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John Porcellino is the Denver music scene's latest renaissance man. He's best known as the lead singer, songwriter and guitarist for the Felt Pilotes, a jangly local pop band whose other members, like Porcellino, hail from DeKalb, Illinois. But he also runs his own independent record company (Spit and a Half), issues his own catalogue and is an accomplished artist who pens a cartoon of his own creation, called "King Cat."

"The first `King Cat' was done in May 1989," Porcellino says, "but I'd been doing other fanzines for a long time. Spit and a Half is my label, plus it's the name I put on the different things I do. I started it in high school, and I tried to get more focused with it when I moved out here."

That was August 1992, seven months after the formation of the Pilotes: Porcellino, bassist Doug Mioducki, drummer Don Ogilvie and guitarist Steve Jacobek. Since then, the group's members have moonlighted in a variety of other acts, including Circus Maximus, T.A.C. and Bryce Hammer, and Jacobek is about to begin hosting a cable-access TV show that he promises will be "funny only to us and our immediate friends." Still, their first priority remains the Pilotes, which has managed to release a cassette (Spring Cleaning) and two seven-inch vinyl EPs (Never Satisfied and Moving Day) in spite of studio experiences that have taught the players some of the foibles of the music business.

"We first tried to record [Moving Day] at a studio through a friend that promised us cheap prices," Jacobek says by way of an example. "The [people there] turned out to be white trash."

"We spent four days and fifty bucks, and we got bass, guitar and drums done," Porcellino elaborates. "Then when we tried to move on, the rest of the equipment was busted. So we went to [the studio] where everybody else normally went. It was a little more expensive, but we got it done in three hours."

Fortunately, these expenditures have been worthwhile. The various Pilotes recordings are filled with the kind of mellow but hazy acousticism appropriate to a band whose name literally came to Porcellino in a dream. This sound is a perfect fit for Porcellino's lyrics, which on the three songs on the "Never Satisfied" single focus on broken hearts and unrequited love in a manner that recalls Matthew Sweet. One of those cuts, "Hey Jane," is so personal a number, Ogilvie says, that "John's the only one who knows what it's about."

"Most of my songs are apologies," Porcellino mumbles.
Mioducki jokes, "He has a lot to apolo-
gize for."

Moving Day's trio of tracks is equally bittersweet. "Kathy's House," for example, concerns Porcellino's former girlfriend, an artist who produced the cover art for the Pilotes' two EPs. When asked why he concentrates on such depressing fare, Porcellino shrugs. "It comes out that way," he says. "I think that I see a lot of melancholy things in the world." He adds, "The two records are conceptual, but all our songs aren't like that. Like `Sixteen Feet Tall'--that song is about..."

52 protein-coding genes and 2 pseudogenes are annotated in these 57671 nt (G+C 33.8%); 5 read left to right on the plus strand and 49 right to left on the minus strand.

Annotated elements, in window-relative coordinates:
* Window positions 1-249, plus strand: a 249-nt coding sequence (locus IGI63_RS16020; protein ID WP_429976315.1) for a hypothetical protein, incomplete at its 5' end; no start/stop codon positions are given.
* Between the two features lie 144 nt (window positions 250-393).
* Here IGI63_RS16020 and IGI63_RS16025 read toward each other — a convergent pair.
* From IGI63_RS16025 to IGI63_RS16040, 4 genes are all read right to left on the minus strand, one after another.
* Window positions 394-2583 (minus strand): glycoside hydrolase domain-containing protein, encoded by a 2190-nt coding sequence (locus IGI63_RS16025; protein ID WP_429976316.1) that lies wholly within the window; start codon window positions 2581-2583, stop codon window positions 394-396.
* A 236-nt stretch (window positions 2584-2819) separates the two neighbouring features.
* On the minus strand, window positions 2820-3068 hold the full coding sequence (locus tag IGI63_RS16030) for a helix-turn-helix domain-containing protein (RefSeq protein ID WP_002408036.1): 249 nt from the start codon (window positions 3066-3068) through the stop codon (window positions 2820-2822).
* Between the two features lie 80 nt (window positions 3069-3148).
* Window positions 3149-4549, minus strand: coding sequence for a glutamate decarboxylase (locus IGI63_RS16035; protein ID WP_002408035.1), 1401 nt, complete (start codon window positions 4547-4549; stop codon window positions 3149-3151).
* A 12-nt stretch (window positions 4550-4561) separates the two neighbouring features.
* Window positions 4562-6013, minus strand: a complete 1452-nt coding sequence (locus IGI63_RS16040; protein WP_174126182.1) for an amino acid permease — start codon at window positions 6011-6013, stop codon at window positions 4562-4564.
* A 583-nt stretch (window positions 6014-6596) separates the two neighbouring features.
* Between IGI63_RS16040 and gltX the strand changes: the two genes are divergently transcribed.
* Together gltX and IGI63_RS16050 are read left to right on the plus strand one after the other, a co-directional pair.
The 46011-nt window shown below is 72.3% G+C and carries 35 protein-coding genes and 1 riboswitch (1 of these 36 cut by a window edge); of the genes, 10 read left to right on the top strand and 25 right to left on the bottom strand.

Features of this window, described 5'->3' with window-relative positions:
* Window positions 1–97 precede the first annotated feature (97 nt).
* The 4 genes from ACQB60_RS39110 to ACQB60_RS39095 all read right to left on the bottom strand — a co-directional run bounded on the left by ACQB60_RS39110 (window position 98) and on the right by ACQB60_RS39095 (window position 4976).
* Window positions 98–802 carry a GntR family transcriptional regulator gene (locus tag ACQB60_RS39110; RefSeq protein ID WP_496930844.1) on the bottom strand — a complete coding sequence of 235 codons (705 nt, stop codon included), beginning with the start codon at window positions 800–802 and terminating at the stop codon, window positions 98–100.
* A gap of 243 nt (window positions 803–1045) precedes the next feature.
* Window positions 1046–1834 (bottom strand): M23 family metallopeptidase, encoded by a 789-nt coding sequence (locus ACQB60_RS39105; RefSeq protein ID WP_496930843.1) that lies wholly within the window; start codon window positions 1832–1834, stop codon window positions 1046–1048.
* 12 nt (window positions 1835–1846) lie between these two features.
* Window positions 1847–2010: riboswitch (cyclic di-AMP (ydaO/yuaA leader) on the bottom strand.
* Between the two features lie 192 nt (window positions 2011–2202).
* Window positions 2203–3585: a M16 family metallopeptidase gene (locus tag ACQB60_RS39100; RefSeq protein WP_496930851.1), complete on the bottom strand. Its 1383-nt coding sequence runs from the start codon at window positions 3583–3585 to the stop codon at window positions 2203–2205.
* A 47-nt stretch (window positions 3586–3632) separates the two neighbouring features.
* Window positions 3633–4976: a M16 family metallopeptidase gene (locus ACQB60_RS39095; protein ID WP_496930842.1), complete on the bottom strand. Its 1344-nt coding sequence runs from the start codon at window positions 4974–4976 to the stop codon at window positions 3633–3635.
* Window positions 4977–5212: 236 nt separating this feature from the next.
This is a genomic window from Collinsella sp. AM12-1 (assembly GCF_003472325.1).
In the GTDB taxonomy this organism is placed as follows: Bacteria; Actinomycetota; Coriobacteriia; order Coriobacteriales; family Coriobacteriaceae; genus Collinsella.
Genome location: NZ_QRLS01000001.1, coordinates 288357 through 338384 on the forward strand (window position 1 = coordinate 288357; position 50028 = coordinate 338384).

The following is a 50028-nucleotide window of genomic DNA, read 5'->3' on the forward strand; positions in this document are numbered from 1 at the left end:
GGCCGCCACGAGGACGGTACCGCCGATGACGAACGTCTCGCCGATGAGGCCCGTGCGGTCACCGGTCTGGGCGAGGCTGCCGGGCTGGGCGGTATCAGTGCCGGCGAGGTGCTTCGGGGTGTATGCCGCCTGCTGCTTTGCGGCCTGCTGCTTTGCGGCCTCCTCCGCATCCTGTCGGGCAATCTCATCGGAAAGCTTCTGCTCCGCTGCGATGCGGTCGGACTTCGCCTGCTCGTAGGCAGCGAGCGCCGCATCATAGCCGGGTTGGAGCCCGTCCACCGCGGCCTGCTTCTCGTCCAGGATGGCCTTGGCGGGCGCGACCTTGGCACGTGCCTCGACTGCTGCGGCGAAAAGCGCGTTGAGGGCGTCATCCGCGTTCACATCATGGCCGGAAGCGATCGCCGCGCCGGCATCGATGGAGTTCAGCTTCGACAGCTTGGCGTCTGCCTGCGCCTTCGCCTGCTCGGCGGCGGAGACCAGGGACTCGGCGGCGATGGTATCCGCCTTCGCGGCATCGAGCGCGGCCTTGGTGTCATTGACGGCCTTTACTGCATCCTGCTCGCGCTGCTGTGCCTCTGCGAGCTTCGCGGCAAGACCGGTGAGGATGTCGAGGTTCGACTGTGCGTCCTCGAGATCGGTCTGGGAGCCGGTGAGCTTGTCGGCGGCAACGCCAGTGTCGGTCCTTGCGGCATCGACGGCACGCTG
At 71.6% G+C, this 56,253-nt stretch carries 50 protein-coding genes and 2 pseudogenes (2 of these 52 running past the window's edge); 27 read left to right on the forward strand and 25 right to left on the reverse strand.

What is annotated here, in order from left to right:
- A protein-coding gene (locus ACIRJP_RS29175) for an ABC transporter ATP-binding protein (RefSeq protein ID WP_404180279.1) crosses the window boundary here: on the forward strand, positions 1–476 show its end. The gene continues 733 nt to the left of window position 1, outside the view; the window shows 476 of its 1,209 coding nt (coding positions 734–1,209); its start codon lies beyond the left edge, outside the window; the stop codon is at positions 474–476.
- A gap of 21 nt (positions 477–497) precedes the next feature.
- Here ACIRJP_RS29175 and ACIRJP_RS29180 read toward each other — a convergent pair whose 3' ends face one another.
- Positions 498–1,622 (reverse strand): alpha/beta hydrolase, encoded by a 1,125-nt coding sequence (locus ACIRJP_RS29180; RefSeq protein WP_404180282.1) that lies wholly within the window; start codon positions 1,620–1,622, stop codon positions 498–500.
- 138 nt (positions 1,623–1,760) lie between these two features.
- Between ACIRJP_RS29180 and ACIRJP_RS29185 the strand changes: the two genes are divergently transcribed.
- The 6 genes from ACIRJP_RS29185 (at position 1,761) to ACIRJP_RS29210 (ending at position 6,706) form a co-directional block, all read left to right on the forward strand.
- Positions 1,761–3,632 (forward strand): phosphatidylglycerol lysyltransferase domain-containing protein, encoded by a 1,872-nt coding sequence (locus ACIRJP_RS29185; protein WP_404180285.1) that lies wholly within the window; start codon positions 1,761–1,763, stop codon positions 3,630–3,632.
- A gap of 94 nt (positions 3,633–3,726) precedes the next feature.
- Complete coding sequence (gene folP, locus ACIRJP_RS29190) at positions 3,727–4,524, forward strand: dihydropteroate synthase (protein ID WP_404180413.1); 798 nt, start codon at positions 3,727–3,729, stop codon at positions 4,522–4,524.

"John's ego," Jacobek interjects, smiling.
"...memories I had as a kid."
This introspective material hasn't hurt the band with reviewers from the U.S., Australia and Japan, who have given the Pilotes favorable notices. Nor has the group come to rue the decision to release some of its music on vinyl. "It's cheap and it sounds good," Porcellino says. "Seven inches are cool because it's a way of putting something out that isn't a whole album but still seems like a distinct unit and has conceptual linkage. We want to do a CD, too, so it's not like we have a vinyl fetish."

Despite these plans, the Pilotes say they have little interest in fame and fortune. "I don't like the attitude that rock stars and some people that want to be rock stars have," Porcellino says.

"They make too much money," Mioducki concurs.
"We want to have a more genuine attitude about the music."
This approach is clearly audible throughout "June My Dear," a new song the Pilotes are slated to issue on a split single shared with another popular Denver act, the Apples. Also, the group will continue performing at live gigs whose exuberance belies some of Porcellino's downbeat material. "Right now most of the stuff we're recording is sad," Ogilvie notes, "but I think the shows are different. Not the way we play the songs, necessarily, but our shows overall are more up."

So is Porcellino--at least when he's talking about his adopted hometown. "I think we could do what we do anywhere," he concludes, "but I am happy to be in Denver. It's fun to be playing here."

And this is a man who could use some fun.
To receive a Spit and a Half catalogue, send a stamp to Spit and a Half, P.O. Box 18510, Denver,

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